The Basic Science of Organic Gardening in Alaska
By: Kate Powers | 28 April, 2014 | 4327 Views
How you can make a simple shift toward organic production
Guest Post by GeorgeAnn Sprinkle, Alaska Community Action on Toxics
There is a common misperception among beginning gardeners that organic gardening means that you don’t put anything to the soil where you grow your plants and vegetables, you just let them grow. However, organic production is based on a system that is just the opposite. Organic growing encourages constant input into the garden which maintains and replenishes the soil’s ability to provide nutrients for plant growth without the use of toxic pesticides and fertilizers. Growing your organic bounty does not exclude the use of fertilizer; the process just looks different than using chemical fertilizers.
Fertilizer is any substance added to soil or water to increase crop productivity. This could be manure, compost or any combination of nitrates. To keep your Alaskan veggies big and healthy, and ensure a productive yield from your garden you must fertilize. When we grow and harvest food, the soil is giving us loads of nutrients and we must replenish them. In the wild where no harvest takes place, the old plants and fruits decompose which rebuilds the soil and continues to nurture the plants.
Starting to grow organically can be a simple shift, buying the fertilizers labeled “organic”, and it can also be a lifestyle change as many of the solutions to bigger and better produce come from a systematic approach to managing and understanding your soil. This can take some patience as you build up your soil through a few seasons, allowing natures’ decomposition and nutrient cycles to do their magic.
You have to put as many nutrients back into the soil as you take out. This will require some research as some plants require more than others, while some plants give back. There are many methods that organic gardeners use to fertilize their garden.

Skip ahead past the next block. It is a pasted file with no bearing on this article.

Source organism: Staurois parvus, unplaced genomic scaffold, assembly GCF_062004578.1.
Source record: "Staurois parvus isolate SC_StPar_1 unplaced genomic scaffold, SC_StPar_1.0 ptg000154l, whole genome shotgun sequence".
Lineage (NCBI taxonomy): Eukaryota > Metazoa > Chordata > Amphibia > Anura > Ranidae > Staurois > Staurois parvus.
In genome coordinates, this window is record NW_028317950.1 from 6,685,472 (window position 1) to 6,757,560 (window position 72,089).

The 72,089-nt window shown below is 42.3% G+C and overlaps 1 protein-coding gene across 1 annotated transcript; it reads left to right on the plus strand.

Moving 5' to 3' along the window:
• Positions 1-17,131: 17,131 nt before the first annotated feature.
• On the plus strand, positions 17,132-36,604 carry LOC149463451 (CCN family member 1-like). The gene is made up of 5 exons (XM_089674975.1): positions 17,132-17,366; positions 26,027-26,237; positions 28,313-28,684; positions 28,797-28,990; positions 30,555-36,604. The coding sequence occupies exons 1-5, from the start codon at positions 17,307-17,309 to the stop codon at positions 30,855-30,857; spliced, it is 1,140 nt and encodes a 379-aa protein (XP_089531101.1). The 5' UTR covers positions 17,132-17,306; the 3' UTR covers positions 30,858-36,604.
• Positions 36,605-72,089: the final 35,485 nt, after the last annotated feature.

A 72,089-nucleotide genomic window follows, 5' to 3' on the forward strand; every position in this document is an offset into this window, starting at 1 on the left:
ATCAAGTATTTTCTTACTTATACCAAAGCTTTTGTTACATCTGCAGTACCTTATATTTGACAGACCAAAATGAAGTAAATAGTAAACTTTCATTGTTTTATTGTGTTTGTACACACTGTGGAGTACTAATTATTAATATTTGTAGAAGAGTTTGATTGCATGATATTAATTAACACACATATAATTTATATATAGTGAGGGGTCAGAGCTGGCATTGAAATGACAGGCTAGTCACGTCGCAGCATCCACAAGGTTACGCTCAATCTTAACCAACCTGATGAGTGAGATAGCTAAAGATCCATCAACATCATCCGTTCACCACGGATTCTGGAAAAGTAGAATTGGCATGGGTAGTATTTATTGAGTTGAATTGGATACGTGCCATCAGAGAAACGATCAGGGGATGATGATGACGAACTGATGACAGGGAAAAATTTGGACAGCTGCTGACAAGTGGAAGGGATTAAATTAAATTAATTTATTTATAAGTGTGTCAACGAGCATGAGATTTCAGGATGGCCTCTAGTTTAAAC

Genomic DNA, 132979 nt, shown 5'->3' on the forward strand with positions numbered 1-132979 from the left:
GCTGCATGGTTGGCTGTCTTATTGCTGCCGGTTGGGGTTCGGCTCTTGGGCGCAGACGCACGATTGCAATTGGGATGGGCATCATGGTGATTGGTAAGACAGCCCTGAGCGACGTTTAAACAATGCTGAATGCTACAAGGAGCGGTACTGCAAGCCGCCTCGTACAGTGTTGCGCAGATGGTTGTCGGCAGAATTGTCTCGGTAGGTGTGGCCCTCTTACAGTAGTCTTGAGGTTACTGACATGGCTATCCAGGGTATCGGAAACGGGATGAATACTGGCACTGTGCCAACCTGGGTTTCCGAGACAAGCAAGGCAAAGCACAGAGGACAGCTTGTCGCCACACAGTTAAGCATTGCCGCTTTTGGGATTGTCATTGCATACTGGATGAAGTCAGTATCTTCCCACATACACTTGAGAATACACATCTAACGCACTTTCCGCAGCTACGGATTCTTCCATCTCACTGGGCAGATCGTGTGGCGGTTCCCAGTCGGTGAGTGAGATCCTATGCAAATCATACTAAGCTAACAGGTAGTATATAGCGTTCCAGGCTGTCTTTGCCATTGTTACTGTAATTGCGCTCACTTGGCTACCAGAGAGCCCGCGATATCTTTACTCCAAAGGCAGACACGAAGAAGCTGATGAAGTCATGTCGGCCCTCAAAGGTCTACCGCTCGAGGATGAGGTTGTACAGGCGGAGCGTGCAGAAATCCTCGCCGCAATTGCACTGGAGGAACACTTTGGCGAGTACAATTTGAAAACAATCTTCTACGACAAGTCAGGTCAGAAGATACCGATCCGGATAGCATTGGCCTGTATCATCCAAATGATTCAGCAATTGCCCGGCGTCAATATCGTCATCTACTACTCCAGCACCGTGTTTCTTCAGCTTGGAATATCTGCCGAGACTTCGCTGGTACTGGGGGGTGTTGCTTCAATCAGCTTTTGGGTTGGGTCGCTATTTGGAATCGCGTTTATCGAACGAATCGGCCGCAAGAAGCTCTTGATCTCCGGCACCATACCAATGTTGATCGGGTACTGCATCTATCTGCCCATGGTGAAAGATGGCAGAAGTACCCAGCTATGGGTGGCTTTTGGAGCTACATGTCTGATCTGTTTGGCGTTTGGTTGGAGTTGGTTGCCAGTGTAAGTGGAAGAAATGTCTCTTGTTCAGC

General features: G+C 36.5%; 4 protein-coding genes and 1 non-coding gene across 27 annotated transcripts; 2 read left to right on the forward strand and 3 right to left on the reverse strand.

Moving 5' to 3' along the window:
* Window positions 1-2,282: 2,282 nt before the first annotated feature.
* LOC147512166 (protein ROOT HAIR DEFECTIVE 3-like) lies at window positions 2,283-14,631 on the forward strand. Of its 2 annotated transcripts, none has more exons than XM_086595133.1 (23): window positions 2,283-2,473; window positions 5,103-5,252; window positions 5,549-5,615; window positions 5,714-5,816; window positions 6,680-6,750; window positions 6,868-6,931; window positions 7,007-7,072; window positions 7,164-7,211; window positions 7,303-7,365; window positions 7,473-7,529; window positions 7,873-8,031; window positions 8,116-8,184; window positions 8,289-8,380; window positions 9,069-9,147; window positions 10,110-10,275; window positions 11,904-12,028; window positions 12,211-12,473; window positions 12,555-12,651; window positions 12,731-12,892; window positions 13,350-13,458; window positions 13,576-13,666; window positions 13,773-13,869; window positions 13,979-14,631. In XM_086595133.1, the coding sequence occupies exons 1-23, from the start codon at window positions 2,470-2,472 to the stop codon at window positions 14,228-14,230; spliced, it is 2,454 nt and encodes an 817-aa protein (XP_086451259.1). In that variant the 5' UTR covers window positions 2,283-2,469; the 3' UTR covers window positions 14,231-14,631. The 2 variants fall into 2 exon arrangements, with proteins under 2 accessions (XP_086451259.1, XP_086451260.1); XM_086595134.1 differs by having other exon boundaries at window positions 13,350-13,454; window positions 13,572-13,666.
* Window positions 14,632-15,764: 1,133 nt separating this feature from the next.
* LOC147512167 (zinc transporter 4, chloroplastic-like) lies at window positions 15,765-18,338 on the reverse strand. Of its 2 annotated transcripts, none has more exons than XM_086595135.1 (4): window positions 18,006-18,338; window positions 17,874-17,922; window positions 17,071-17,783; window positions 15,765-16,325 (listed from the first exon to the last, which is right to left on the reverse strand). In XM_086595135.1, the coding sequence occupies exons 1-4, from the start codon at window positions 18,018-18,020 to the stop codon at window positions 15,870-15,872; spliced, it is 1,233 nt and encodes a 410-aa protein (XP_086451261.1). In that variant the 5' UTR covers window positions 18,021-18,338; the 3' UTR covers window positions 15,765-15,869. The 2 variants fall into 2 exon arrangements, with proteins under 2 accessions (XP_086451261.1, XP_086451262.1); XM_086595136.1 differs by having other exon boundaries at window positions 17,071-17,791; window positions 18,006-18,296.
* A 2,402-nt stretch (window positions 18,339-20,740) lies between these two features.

- Learn how to build high quality compost and apply it to your garden
- Utilize organic amendments and fertilizers; Whitney Farms, available at Alaska Mill and Feed has high quality organic compost and other non-toxic fertilizers such as blood meal, bone meal, guano, and kelp meal. Far North Garden Supply also has organic fertilizer for both soil and hydroponic setups
- Apply manures; – horse, cow, chicken are good but also need to decompose at least a year before applying to the garden. That said, it is not uncommon for people to bury hot or fresh manure 8” to a foot under garden soil to help extend the growing season. As the manure rots, it heats the soil around it, raising the soil temp and creating an environment toasty and warm for crops that are more suited for warmer climate such as corn and tomatoes.
- Rotate your crops (even in a small home garden) and plant nitrogen fixers such as peas.
- Water with fish emulsion
- Practice “No Till’ in your garden, disturbing only the area necessary for planting while leaving the rest of the bed undisturbed. Conventional till practices causes soil compactions leading to reduced water retention, organic material (available nutrients), biodiversity, and increases soil erosion.
You can learn more about organic gardening processes by taking a soil workshop Bigger, Better, Lusher Gardens: Organic Growing through Soil Science April 26th and 27th 10am-3pm for more info email email@example.com or call 222-7714
Alaska Community Action on Toxics (ACAT) is a statewide environmental health and justice organization established in 1997.
Our mission is to assure justice by advocating for environmental and community health. We believe that everyone has the right to clean air, clean water, and toxic-free food.
We help communities implement effective strategies to limit their exposure to toxic substances and to protect and restore the ecosystems that sustain them and their way of life.
We work to eliminate the production and release of harmful chemicals by industry and military sources, ensure the public’s right-to-know, achieve policies based on the precautionary principle, and support the rights of Indigenous peoples.
Kate Powers, Co-Founder
Despite having her easy bake oven confiscated from her for questionable experiments, Kate Powers still convinced her Dad to let her continue to bake and cook without recipes. She loves cooking meals for her friends and family, she particularly loves cooking Latin American cuisine, especially Central American and Spanish food where she has been lucky enough to live and study. Kate has a particular interest in immigration and refugee resettlement issues, as well as farm and labor rights. She can make perfect duck egg omelettes, just ask her about it.